After replacing the dairy ingredients in the original recipe (butter, parmesan, half and half) with non-dairy counter parts (non-dairy butter, Daiya mozzarella, soy cream), I was worried that the resulting soup would not be thick and creamy enough.  To make sure that the soup was not too thin, I added ingredients in two batches, pureeing the first half to create a thicker base.  The resulting flavor and texture was terrific, helped to thicken up the soup, and allowed me to reduce some of the fat and calorie-laden ingredients (this recipe is about 35% lower in calories than the original).  This recipe makes a pretty big batch of soup, which worked out great here because it has been requested for dinner and lunch several times.  I’m not sure if it will freeze well, and this time, I won’t even have the chance to try.

Creamy Italian Crockpot Soup
Serving size: 1 c.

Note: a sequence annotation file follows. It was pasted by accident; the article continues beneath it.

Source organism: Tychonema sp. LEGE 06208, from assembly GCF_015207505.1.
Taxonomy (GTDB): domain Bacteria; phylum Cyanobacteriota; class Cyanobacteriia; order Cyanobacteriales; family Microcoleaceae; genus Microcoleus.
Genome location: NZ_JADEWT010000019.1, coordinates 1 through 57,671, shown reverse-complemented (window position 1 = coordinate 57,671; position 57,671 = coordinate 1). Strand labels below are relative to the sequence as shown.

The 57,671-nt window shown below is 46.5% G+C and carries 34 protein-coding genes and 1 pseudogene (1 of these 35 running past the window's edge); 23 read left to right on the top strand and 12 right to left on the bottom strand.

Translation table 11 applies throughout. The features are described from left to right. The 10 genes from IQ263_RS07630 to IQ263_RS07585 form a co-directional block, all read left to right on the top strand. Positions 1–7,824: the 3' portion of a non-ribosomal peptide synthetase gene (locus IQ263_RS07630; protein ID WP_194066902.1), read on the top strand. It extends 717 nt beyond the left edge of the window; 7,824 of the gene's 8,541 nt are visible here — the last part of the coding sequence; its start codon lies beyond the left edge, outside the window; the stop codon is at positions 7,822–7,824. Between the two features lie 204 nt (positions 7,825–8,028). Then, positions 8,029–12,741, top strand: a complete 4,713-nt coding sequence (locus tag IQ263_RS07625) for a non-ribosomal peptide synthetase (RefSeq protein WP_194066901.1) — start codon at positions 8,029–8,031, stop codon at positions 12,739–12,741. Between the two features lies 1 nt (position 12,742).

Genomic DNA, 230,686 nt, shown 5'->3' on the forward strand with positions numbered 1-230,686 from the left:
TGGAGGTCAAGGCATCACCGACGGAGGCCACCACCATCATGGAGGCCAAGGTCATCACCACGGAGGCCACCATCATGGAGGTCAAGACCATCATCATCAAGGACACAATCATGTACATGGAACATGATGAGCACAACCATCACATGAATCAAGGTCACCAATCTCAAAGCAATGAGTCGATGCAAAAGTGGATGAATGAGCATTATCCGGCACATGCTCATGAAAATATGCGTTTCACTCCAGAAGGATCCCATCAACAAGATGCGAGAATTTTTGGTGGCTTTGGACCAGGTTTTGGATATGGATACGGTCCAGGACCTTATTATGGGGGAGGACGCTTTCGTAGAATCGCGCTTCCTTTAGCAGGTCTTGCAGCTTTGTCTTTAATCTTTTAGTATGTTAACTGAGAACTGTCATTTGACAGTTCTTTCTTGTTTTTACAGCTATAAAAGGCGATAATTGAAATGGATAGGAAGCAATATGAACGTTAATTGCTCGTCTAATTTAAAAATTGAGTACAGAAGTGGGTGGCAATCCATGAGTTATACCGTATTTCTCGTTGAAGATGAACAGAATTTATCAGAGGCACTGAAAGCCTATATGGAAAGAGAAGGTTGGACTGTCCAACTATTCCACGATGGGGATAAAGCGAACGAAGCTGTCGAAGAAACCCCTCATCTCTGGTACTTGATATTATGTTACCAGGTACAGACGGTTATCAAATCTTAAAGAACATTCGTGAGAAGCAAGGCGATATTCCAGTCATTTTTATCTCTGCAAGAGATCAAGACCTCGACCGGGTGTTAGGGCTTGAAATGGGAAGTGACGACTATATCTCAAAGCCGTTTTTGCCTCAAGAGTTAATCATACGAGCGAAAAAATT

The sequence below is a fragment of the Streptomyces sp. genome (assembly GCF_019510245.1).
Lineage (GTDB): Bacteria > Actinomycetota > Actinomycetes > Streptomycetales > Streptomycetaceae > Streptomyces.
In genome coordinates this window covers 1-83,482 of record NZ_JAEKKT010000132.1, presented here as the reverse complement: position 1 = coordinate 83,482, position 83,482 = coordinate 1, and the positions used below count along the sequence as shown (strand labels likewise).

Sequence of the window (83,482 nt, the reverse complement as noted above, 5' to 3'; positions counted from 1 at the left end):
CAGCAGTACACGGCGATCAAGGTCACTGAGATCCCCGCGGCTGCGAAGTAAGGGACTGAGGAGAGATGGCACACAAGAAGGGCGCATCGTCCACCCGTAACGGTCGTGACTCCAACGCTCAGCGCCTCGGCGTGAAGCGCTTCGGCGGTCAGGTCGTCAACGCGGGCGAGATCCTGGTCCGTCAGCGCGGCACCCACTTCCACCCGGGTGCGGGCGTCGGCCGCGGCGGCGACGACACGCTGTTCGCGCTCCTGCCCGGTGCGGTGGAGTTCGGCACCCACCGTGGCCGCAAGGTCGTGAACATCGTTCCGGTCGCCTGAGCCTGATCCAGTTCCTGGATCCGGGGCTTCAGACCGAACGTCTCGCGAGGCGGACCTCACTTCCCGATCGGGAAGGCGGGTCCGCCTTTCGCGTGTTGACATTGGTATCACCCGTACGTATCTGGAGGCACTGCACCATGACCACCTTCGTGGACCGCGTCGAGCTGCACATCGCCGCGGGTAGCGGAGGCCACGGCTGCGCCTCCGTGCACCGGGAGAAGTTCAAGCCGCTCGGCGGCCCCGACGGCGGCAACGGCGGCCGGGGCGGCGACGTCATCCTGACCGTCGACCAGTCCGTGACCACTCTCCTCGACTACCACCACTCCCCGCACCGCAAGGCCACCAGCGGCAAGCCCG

Serves: 11

2 (14 oz) cans diced tomatoes, divided
1-1/2 c. carrots, cut into bite-sized bits, divided
1 stalk celery, cut into chunks
1/4 c. onion, cut into big chunks
1 clove garlic
1/4 c. fresh herbs (mix of basil and oregano)
4 c. chicken broth
2 T. non-dairy margarine
1/4 c. flour
1 c. soy cream
1 can cannellini beans, drained and rinsed
3/4 c. Daiya mozzerella
Salt and pepper to taste

Add one can tomatoes, half the carrots, celery, onion, garlic, herbs, and chicken broth to a crockpot.  Cook on low for 5 hours.  After 5 hours, use a hand blender to puree the soup until no chunks remain.